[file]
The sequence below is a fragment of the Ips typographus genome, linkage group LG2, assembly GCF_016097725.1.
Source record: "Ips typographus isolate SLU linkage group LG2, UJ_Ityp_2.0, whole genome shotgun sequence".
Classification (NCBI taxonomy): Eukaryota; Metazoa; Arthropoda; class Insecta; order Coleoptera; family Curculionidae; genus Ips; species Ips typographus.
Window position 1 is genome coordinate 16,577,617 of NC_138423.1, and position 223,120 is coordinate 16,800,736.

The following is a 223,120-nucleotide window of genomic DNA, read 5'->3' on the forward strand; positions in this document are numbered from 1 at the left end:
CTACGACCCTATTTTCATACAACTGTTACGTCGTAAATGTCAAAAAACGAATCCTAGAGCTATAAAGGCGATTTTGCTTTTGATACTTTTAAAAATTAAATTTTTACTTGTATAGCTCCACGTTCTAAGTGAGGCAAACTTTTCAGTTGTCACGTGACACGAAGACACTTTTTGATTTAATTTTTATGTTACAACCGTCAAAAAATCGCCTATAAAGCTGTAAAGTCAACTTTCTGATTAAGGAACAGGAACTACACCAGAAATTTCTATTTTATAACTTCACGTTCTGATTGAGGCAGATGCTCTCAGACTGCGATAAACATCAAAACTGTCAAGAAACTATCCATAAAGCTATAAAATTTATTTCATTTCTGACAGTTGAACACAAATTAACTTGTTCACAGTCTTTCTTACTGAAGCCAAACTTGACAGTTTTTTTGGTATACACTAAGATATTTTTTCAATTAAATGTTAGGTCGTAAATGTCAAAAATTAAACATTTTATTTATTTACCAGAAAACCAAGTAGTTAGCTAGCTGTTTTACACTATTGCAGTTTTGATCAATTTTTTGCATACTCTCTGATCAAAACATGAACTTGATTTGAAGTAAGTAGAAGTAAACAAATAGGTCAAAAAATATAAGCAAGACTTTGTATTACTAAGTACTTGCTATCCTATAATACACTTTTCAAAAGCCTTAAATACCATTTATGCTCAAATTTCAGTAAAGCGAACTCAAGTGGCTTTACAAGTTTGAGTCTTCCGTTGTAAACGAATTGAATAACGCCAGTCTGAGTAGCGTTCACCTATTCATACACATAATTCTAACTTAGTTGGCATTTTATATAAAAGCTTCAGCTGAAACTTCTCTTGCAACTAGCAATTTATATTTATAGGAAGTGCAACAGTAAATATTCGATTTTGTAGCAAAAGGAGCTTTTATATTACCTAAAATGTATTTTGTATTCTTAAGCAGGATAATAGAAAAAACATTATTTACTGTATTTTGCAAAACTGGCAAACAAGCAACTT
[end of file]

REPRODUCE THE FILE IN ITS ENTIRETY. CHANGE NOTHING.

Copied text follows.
The sequence below is a fragment of the Ips typographus genome, linkage group LG2, assembly GCF_016097725.1.
Source record: "Ips typographus isolate SLU linkage group LG2, UJ_Ityp_2.0, whole genome shotgun sequence".
Classification (NCBI taxonomy): Eukaryota; Metazoa; Arthropoda; class Insecta; order Coleoptera; family Curculionidae; genus Ips; species Ips typographus.
Window position 1 is genome coordinate 16,577,617 of NC_138423.1, and position 223,120 is coordinate 16,800,736.

The following is a 223,120-nucleotide window of genomic DNA, read 5'->3' on the forward strand; positions in this document are numbered from 1 at the left end:
CTACGACCCTATTTTCATACAACTGTTACGTCGTAAATGTCAAAAAACGAATCCTAGAGCTATAAAGGCGATTTTGCTTTTGATACTTTTAAAAATTAAATTTTTACTTGTATAGCTCCACGTTCTAAGTGAGGCAAACTTTTCAGTTGTCACGTGACACGAAGACACTTTTTGATTTAATTTTTATGTTACAACCGTCAAAAAATCGCCTATAAAGCTGTAAAGTCAACTTTCTGATTAAGGAACAGGAACTACACCAGAAATTTCTATTTTATAACTTCACGTTCTGATTGAGGCAGATGCTCTCAGACTGCGATAAACATCAAAACTGTCAAGAAACTATCCATAAAGCTATAAAATTTATTTCATTTCTGACAGTTGAACACAAATTAACTTGTTCACAGTCTTTCTTACTGAAGCCAAACTTGACAGTTTTTTTGGTATACACTAAGATATTTTTTCAATTAAATGTTAGGTCGTAAATGTCAAAAATTAAACATTTTATTTATTTACCAGAAAACCAAGTAGTTAGCTAGCTGTTTTACACTATTGCAGTTTTGATCAATTTTTTGCATACTCTCTGATCAAAACATGAACTTGATTTGAAGTAAGTAGAAGTAAACAAATAGGTCAAAAAATATAAGCAAGACTTTGTATTACTAAGTACTTGCTATCCTATAATACACTTTTCAAAAGCCTTAAATACCATTTATGCTCAAATTTCAGTAAAGCGAACTCAAGTGGCTTTACAAGTTTGAGTCTTCCGTTGTAAACGAATTGAATAACGCCAGTCTGAGTAGCGTTCACCTATTCATACACATAATTCTAACTTAGTTGGCATTTTATATAAAAGCTTCAGCTGAAACTTCTCTTGCAACTAGCAATTTATATTTATAGGAAGTGCAACAGTAAATATTCGATTTTGTAGCAAAAGGAGCTTTTATATTACCTAAAATGTATTTTGTATTCTTAAGCAGGATAATAGAAAAAACATTATTTACTGTATTTTGCAAAACTGGCAAACAAGCAACTT